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Apple promises to fix critical iOS flaws in iPhone, iPad and iPod – but won't say when

Warwick Ashford

Apple has promised to fix a security flaw in its iOS operating system used by iPhones, iPads and iPod Touch devices that criminals could exploit, but refuses to say when it will release the necessary patches.

The move comes after Germany's Federal Office for Information Security and several independent security researchers highlighted vulnerabilties in iOS version 4.3.3 and possibly other versions, that are used by the latest jailbreaking software.

JailbreakMe 3.0, designed to allow Apple device users to run software other than that dictated by Apple, exploits two separate vulnerabilities, according to security researchers.

One vulnerability circumvents address space layout randomisation (ASLR), an anti-hacking technology that obscures memory block locations. The other weakness exploits a flaw in the font parsing code of iOS through the PDF viewer built into the mobile version of Apple's Safari browser.

Earlier this week, the German IT security agency warned that criminals could exploit the PDF vulnerability to infect mobile devices with malware without the user's knowledge.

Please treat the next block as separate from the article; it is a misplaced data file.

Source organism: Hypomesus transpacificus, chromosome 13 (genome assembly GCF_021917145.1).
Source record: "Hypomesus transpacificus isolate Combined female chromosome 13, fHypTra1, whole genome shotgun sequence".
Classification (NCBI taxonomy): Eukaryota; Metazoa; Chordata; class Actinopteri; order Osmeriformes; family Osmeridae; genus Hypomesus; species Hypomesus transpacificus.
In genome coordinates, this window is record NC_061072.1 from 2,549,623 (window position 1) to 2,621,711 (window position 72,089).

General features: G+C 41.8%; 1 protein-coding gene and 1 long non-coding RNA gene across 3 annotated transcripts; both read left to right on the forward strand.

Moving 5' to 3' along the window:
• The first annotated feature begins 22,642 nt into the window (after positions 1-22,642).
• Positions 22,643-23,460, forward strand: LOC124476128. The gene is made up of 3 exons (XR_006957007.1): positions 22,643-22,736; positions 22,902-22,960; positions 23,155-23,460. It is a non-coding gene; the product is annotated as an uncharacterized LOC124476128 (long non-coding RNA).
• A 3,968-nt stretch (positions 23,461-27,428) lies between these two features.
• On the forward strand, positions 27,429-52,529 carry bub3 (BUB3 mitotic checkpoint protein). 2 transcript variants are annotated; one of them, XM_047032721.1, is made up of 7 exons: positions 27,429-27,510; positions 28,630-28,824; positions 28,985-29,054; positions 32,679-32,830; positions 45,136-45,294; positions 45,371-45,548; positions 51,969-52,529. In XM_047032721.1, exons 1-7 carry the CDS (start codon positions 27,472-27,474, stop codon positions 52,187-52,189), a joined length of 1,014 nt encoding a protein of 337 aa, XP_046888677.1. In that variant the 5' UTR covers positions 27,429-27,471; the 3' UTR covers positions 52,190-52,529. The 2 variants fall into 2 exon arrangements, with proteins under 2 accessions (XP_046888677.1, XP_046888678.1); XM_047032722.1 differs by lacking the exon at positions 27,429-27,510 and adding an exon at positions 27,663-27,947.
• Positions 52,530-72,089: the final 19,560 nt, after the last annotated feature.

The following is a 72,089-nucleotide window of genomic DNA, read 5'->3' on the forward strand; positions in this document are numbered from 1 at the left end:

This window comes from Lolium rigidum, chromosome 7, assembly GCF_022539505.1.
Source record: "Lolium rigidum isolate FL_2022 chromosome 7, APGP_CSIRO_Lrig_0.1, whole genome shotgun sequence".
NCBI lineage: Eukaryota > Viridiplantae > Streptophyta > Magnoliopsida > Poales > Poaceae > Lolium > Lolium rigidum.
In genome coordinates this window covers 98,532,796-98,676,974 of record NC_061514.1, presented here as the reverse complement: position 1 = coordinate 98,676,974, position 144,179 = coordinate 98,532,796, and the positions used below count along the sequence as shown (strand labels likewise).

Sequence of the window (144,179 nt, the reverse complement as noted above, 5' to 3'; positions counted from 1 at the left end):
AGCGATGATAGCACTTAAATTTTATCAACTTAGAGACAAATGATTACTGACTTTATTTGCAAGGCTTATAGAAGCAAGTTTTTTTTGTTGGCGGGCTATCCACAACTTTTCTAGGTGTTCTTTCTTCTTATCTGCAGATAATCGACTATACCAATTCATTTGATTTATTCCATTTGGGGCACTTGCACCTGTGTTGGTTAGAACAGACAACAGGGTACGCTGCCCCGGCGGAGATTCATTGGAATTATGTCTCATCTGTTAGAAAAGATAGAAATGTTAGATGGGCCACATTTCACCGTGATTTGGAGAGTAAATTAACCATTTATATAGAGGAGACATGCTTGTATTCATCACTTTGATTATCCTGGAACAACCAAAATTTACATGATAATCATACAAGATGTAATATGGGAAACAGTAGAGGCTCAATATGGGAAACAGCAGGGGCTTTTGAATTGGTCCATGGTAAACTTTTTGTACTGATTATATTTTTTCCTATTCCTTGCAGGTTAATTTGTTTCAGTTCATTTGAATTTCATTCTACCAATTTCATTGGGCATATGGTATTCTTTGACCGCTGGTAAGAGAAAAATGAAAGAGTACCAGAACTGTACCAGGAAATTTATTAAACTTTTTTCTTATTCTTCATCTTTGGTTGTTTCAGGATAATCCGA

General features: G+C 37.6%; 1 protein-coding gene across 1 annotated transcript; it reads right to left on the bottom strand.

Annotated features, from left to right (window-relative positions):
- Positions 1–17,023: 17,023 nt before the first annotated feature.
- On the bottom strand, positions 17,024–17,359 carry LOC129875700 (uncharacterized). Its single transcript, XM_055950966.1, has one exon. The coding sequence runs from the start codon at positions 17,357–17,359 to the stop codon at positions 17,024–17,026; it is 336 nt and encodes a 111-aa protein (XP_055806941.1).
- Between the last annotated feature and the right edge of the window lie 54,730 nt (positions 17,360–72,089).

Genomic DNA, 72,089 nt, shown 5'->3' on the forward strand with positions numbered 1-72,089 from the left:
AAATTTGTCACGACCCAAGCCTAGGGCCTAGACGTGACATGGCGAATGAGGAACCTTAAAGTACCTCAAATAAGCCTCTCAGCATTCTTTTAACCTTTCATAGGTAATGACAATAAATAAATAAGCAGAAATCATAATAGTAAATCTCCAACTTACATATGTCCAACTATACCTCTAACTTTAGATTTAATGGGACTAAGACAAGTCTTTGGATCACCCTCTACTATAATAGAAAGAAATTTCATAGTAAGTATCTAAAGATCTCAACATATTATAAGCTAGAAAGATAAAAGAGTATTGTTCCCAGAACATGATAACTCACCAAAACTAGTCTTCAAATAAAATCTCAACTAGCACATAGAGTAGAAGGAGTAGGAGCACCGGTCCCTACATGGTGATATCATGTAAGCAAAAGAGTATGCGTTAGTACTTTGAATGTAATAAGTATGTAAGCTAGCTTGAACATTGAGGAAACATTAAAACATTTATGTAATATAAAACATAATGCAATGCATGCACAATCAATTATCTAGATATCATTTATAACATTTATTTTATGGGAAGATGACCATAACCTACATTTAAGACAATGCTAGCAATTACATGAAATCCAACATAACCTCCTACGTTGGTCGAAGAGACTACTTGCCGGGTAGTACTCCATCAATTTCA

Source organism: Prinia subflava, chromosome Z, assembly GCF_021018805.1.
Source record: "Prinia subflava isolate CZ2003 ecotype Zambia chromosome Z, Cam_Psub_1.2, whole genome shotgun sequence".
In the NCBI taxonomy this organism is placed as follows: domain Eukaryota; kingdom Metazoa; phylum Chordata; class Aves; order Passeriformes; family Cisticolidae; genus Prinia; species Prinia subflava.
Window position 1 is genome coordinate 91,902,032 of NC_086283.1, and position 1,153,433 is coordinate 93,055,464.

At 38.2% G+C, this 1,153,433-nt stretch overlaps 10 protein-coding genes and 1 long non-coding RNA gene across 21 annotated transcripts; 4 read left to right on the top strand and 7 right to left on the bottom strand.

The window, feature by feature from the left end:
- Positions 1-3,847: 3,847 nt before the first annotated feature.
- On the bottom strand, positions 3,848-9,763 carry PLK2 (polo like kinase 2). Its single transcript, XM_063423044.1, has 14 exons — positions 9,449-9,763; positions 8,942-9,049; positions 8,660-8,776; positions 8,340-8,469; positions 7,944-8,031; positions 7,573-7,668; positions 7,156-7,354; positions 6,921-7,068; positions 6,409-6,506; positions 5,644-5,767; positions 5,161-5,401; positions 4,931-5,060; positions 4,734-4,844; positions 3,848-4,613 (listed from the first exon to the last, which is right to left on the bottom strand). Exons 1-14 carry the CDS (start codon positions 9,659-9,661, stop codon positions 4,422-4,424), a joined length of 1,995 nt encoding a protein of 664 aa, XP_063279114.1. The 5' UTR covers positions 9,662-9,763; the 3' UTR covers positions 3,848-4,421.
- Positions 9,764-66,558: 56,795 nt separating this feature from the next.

Possible scenarios for attacks by cyber criminals include extracting confidential information such as passwords, accessing the device's cameras or location data, and listening in on phone conversations, the German IT security agency said.

Apple has issued a statement that it is aware of the issue and is developing a fix that will be available to customers in an upcoming software update, but has provided no indication of when that will be.

When asked for an indication of when users could expect an update, and Apple spokesman said: "There is nothing further to announce at this point of time."

The next scheduled update of iOS is in September, but security experts say Apple should not delay in releasing a security update sooner.

It is essential Apple closes this vulnerability as quickly as possible before it is abused with malicious intent, says Graham Cluley, senior technology consultant at Sophos.

"All eyes now turn to Apple to see how quickly it can secure its users from what could be a vector for iPhone/iPad malware infection. Leaving a security hole like this open is simply inviting malicious hackers to exploit it," Graham Cluley wrote in a blog post.

Ironically, the only protection available until Apple releases an update is a patch released by producers of JailbreakMe 3.0 that can be run only on jailbroken devices. The patch, called "PDF Patcher 2," is available on the Cydia app store, according to InfoWorld.


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